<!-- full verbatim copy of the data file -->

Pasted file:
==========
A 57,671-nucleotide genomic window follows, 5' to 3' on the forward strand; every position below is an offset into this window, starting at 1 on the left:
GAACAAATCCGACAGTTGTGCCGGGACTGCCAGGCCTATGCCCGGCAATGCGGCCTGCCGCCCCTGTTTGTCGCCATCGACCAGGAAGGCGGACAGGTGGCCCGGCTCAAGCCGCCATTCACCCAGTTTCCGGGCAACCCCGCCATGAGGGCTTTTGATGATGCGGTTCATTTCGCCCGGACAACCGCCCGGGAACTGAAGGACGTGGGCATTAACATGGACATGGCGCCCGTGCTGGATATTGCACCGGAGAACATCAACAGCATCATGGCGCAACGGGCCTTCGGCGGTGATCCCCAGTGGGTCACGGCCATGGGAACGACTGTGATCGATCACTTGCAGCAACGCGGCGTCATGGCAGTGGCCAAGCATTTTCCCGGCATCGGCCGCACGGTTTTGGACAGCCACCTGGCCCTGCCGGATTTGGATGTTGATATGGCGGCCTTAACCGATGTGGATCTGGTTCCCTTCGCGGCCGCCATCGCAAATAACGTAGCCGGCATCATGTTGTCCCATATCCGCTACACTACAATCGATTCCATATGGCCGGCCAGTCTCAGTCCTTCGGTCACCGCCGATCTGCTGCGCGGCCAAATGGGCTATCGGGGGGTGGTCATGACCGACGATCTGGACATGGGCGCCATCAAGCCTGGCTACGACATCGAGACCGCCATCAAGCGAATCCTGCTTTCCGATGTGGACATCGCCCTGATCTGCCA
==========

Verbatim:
A 57,671-nucleotide genomic window follows, 5' to 3' on the forward strand; every position below is an offset into this window, starting at 1 on the left:
GAACAAATCCGACAGTTGTGCCGGGACTGCCAGGCCTATGCCCGGCAATGCGGCCTGCCGCCCCTGTTTGTCGCCATCGACCAGGAAGGCGGACAGGTGGCCCGGCTCAAGCCGCCATTCACCCAGTTTCCGGGCAACCCCGCCATGAGGGCTTTTGATGATGCGGTTCATTTCGCCCGGACAACCGCCCGGGAACTGAAGGACGTGGGCATTAACATGGACATGGCGCCCGTGCTGGATATTGCACCGGAGAACATCAACAGCATCATGGCGCAACGGGCCTTCGGCGGTGATCCCCAGTGGGTCACGGCCATGGGAACGACTGTGATCGATCACTTGCAGCAACGCGGCGTCATGGCAGTGGCCAAGCATTTTCCCGGCATCGGCCGCACGGTTTTGGACAGCCACCTGGCCCTGCCGGATTTGGATGTTGATATGGCGGCCTTAACCGATGTGGATCTGGTTCCCTTCGCGGCCGCCATCGCAAATAACGTAGCCGGCATCATGTTGTCCCATATCCGCTACACTACAATCGATTCCATATGGCCGGCCAGTCTCAGTCCTTCGGTCACCGCCGATCTGCTGCGCGGCCAAATGGGCTATCGGGGGGTGGTCATGACCGACGATCTGGACATGGGCGCCATCAAGCCTGGCTACGACATCGAGACCGCCATCAAGCGAATCCTGCTTTCCGATGTGGACATCGCCCTGATCTGCCA